Crank â€˜Em Up:
Many people doubted Joe Gibbs Racing when they made the switch to Toyota in the offseason. But with how the team is running so far both in Speedweeks and in testing, the joke may be on them. Tony Stewart ran competitively in the Bud Shootout last Saturday before settling for second; in the process, he showed that Camry or Chevy, he can get it done at Daytona. While he hasn't grabbed the big trophy yet, Stewart is still a consistent contender at the 500; before two disastrous finishes in 2007 due to crashes, he’d landed six straight Top 10s in the event. Can Stewart make that last move up the standings and win? That I can't tell you for sure… but he will certainly be in position to make a run for it in 2008.
One driver who will be fighting to keep Stewart's winless streak at Daytona alive and well is six-time Daytona winner Jeff Gordon. Armed with a new, talented teammate who can help him in the draft, Gordon looks to put Daytona 500 trophy number four in the case this year. Coming off two Top 10s at Daytona last year, Gordon also has the benefit of being the only restrictor plate track winner in the Car of Tomorrow — well, at least for a few more days, anyway.
Sit â€˜Em Down:
There is one positive thing you can say about Denny Hamlin's record in Daytona; he has been running at the end of all four of his career starts at the track. But that's where the good news ends, as the winner of the 2006 Budweiser Shootout has a dismal finishing record in points-paying races here. His best finish (17th) came in the July race of his rookie year, and three other finishes of 28th or worse give him an average finish of 29.5 — one of the worst among active drivers. Strong during Speedweeks, Hamlin may surprise Sunday … but looking at his past finishes, I wouldn't risk it.
Another driver who has failed to dazzle at Daytona is Martin Truex, Jr., which seems a bit odd considering the dominance DEI has shown at this track in the past. But in five starts, Truex has mustered a best finish of just 13th; that’s not exactly the type of stat that will make you go out of your way to pick a guy for your fantasy team. Saturday night in the Bud Shootout, Truex was caught up in an accident and failed to finish the event; afterwards, he claimed that he was just in the wrong place at the wrong time because he kept picking the wrong lane — despite the fact he was running at the back of the pack all night. Perhaps time and experience will fix that; but right now, picking Truex would be a gamble.
Roll the Dice:
Speaking of gambling, one driver you might want to take a risk with this year is Michael Waltrip. After claiming a spot on the front row, you know he will have good track position early on in the race and should avoid any early disasters. In the Shootout, Waltrip proved that he could race with the big boys up front, and showed flashes of the talent that’s led him to three wins at Daytona in his career. Plus, you know that a strong showing here would do wonders to fix any lingering damage and ill effects from last year's scandalous start to the 2007 season.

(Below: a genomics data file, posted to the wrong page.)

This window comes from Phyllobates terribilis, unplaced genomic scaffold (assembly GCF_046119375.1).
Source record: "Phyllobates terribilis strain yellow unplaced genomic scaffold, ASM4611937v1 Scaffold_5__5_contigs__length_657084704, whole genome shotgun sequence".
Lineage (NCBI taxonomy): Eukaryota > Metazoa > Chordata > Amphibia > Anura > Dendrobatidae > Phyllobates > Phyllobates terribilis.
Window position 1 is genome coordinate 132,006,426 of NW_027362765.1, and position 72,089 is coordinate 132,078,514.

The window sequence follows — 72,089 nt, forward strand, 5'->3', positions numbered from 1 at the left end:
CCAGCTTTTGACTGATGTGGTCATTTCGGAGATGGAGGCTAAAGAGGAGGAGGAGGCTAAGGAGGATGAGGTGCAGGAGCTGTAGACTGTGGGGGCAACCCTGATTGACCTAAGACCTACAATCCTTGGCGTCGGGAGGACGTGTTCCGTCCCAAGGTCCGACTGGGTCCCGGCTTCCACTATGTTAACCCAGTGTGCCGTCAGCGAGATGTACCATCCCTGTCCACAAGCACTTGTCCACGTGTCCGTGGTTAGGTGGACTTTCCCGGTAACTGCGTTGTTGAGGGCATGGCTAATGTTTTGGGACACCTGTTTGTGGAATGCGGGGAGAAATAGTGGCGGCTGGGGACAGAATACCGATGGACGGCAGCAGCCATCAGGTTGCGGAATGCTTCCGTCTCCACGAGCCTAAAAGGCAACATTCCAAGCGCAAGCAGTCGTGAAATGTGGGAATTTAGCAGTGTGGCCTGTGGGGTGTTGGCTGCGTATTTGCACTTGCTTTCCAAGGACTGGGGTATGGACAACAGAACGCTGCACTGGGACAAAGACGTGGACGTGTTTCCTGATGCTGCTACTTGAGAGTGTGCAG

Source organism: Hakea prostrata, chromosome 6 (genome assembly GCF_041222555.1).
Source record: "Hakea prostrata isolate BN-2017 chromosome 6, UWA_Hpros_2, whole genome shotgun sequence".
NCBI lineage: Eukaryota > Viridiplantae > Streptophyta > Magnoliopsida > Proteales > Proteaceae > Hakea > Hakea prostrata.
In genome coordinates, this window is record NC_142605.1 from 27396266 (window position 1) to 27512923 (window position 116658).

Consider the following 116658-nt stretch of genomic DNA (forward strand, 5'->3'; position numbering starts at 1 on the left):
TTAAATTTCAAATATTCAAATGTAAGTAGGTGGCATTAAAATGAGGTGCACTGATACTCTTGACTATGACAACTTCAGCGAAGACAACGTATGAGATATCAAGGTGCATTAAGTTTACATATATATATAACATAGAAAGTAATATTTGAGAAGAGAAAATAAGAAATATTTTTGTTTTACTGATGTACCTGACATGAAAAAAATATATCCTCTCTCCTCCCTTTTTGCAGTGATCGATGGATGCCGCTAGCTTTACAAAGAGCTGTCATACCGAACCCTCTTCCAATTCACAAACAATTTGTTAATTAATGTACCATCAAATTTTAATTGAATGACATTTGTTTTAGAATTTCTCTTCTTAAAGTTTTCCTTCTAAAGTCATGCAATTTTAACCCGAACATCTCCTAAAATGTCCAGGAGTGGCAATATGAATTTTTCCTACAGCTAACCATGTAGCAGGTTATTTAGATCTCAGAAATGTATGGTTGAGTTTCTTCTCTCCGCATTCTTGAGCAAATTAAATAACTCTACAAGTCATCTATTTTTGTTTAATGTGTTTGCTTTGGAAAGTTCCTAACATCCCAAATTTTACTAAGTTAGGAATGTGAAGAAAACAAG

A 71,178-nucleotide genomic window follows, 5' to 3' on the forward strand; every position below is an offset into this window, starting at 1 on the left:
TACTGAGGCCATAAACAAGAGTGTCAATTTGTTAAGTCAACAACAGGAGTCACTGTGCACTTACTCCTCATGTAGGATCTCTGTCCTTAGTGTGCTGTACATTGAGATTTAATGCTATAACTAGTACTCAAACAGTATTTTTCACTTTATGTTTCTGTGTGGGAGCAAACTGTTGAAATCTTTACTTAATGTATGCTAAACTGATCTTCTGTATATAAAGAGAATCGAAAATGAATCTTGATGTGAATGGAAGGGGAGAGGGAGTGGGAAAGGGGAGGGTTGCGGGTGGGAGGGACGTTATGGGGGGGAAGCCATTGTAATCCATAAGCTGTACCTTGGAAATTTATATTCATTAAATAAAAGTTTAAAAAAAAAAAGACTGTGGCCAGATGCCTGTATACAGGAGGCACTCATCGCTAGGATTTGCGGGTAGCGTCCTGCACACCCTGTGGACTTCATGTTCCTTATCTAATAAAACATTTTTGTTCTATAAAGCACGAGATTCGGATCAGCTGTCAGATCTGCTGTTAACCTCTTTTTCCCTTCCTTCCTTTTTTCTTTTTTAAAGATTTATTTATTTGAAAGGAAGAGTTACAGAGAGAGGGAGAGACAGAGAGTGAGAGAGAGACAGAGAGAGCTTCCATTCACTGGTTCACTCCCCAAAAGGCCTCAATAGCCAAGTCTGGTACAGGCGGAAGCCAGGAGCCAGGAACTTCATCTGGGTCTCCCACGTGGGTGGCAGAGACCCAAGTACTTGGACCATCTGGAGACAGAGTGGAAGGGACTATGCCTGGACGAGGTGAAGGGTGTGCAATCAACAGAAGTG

Hello there, Mr. 2007 Picks ‘N’ Pans champion. Are you ready to try to defend your crown this year?
I plan on doing my very best. I don’t know that I can be quite as good as last year … depends on whether someone can stink as much as GEM did.
Yeah, you certainly owe them a big thank you for that. I should get you an Elliott Sadler Fan Club membership for picking him to tank so much … by the way, I did notice you started off ’08 by sitting an old friend of yours, Jamie McMurray.
I couldn’t help it. I looked at his history during the 500, and he’s never finished higher than 31st. He bounced it off the wall Saturday night, too … I just had to do it.
But he won there in July. You should give him a little credit for that.
It’s July, Cami. McMurray has good finishes in July … but he can’t get it done in February. That’s the kind of insight our readers look for. And at least I’m not sitting someone who has won there in the last two years in February like you are with Hamlin.
But this is a 500-mile race, not some exhibition. Who knows how Hamlin would have finished that race if it ran longer. Whether it’s the 500 or the 400 in July, Hamlin doesn’t run well in either. Heck, Travis Kvapil has a better average finish at Daytona than Denny does in the same number of races.
I’ll give you that, but Hamlin was in the lead when Stewart ran over him last Summer. I’m willing to bet my Sit ‘Em guys finish lower than yours… I mean, you sat Truex, who has won on a plate track in Nationwide and led the 500 last year.
I could lead in the 500 if I really wanted to — Ha, ha. But I’m looking at how Truex finishes. Granted, he’s run well at times, but it doesn’t show in the final tally. I say we agree to disagree for now; and then we’ll put our picks to a vote with the fans — because I want to move on to your shocking decision to crank it up with your man Junior.
Thank you very much. I know it is the most obvious pick on the face of the Earth, but he is a former champ of the race, and he is turning over a new leaf this year. The stars just might line up for him just yet.
It would be a perfect headline Monday morning: NASCAR’S golden boy wins the golden anniversary of the 500 ten years after his father won the race. But it’s almost TOO perfect, ya know?
Oh, I know. And I will honestly admit, I picked Tony Stewart to win the race. I am willing to bet Junior wins the Shootout, wins his qualifying race, and then something stupid causes him to finish third in the 500.
Great, you probably just jinxed my Stewart pick! He should be fine, though, as long as he stays away from that blue car with the big No. 2 on it. But who would have thought last year that in this year’s race, we’d both be rolling the dice with Toyota drivers?
No kidding… but it’s hard not to. They are obviously the strongest powerplants this year; you know Mikey can plate race, and Blaney was the best driver Toyota had in 2007.
I agree. Hopefully the stars will align for us and our picks, too… I guess we’ll have to see how it pans out.